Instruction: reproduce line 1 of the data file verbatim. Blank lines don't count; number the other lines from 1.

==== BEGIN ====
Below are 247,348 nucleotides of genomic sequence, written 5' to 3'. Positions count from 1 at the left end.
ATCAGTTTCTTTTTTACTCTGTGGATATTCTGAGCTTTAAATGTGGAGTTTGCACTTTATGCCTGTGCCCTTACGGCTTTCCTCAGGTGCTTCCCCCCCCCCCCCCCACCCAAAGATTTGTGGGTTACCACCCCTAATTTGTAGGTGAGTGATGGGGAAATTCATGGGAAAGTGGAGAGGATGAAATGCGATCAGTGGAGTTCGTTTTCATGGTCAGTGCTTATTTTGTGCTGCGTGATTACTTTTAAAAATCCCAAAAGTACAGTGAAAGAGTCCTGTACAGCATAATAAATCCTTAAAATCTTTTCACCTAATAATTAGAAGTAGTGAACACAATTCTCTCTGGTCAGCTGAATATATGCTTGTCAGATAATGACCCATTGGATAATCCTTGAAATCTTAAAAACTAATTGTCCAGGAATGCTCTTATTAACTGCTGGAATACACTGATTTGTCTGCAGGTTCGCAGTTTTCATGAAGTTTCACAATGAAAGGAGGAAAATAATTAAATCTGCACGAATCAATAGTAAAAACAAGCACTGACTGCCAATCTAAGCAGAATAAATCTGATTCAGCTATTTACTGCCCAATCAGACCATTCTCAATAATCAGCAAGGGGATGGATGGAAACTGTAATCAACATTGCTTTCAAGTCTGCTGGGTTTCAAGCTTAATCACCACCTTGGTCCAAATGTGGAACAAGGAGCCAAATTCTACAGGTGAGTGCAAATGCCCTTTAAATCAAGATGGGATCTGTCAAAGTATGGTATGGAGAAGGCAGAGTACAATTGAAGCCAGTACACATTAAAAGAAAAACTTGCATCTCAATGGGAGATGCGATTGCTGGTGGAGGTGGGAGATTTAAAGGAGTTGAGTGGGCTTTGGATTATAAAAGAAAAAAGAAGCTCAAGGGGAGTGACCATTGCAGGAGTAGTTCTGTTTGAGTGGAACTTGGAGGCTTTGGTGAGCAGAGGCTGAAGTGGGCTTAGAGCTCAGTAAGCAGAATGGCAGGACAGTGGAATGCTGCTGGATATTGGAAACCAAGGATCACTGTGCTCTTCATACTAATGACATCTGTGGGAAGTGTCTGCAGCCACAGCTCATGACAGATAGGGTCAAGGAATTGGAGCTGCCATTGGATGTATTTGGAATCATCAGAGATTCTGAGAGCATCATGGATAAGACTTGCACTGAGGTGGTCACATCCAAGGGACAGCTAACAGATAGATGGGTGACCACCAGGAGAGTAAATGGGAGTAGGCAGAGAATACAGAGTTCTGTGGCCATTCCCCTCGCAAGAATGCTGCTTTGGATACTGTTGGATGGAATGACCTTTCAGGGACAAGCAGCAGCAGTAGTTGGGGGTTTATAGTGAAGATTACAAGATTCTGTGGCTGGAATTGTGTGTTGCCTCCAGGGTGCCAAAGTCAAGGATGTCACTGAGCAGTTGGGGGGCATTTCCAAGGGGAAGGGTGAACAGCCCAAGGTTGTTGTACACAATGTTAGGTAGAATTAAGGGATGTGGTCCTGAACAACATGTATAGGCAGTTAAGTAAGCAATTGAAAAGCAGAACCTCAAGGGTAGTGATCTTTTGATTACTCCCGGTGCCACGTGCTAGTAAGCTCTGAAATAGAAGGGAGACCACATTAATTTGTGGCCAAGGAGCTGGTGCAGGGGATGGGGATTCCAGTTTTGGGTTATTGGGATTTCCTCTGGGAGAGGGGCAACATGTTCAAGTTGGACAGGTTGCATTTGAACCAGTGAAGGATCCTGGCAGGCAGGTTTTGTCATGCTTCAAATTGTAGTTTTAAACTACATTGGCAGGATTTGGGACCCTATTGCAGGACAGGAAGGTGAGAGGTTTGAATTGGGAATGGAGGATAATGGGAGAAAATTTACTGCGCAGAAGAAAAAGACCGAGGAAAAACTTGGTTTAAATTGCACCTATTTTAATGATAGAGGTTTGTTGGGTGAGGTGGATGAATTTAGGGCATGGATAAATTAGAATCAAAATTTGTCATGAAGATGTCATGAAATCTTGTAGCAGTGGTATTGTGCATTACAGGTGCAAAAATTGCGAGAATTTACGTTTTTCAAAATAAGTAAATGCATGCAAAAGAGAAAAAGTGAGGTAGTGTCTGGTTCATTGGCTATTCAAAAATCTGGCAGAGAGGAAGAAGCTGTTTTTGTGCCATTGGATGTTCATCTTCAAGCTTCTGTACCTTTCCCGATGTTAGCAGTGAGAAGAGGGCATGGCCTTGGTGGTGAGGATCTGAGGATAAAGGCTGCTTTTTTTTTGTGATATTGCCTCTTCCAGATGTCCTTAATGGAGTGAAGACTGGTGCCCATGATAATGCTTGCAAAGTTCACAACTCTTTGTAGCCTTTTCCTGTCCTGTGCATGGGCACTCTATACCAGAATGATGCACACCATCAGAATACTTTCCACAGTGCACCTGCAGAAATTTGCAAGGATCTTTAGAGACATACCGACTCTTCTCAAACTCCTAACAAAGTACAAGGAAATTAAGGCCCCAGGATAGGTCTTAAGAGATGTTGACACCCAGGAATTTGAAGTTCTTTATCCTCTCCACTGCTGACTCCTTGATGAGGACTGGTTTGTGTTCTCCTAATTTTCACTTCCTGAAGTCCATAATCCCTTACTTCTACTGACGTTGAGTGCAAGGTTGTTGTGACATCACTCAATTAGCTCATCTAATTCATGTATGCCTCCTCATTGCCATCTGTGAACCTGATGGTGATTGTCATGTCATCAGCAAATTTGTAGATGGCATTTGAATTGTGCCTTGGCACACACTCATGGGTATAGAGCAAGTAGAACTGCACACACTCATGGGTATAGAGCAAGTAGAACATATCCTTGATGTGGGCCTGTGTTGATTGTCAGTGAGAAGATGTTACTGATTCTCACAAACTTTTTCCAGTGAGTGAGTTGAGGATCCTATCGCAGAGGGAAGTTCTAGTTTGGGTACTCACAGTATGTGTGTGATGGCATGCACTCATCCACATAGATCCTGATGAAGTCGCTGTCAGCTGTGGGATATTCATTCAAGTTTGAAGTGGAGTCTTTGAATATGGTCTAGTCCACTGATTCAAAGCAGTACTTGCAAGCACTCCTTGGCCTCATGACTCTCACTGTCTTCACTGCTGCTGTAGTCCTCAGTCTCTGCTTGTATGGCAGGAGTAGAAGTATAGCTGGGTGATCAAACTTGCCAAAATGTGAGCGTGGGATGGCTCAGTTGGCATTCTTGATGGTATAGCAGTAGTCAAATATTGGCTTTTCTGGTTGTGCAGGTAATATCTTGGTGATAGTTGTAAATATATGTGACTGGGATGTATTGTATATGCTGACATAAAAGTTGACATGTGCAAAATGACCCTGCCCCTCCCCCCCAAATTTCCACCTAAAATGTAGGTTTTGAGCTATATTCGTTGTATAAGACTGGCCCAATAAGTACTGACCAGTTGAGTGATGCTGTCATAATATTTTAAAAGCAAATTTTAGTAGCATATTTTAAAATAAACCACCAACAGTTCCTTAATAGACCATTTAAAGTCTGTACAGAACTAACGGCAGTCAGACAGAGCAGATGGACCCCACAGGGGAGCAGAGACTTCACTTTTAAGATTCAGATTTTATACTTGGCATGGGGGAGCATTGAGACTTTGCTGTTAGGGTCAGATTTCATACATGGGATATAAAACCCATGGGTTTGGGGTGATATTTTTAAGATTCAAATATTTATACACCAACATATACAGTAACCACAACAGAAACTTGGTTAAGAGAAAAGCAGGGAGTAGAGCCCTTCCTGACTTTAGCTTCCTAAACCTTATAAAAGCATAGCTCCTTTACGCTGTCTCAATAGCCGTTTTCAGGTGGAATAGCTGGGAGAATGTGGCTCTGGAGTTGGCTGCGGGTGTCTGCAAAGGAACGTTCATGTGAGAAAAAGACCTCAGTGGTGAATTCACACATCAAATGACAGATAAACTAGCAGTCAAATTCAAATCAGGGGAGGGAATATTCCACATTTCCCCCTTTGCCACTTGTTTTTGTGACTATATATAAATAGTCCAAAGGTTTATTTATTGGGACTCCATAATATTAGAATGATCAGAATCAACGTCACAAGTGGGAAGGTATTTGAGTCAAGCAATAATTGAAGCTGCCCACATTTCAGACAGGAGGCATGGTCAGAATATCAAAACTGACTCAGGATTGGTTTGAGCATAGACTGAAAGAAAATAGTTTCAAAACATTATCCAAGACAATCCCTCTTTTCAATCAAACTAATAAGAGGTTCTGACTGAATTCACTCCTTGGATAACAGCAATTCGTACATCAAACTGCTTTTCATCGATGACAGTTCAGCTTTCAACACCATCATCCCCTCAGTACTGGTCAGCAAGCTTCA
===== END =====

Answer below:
Below are 247,348 nucleotides of genomic sequence, written 5' to 3'. Positions count from 1 at the left end.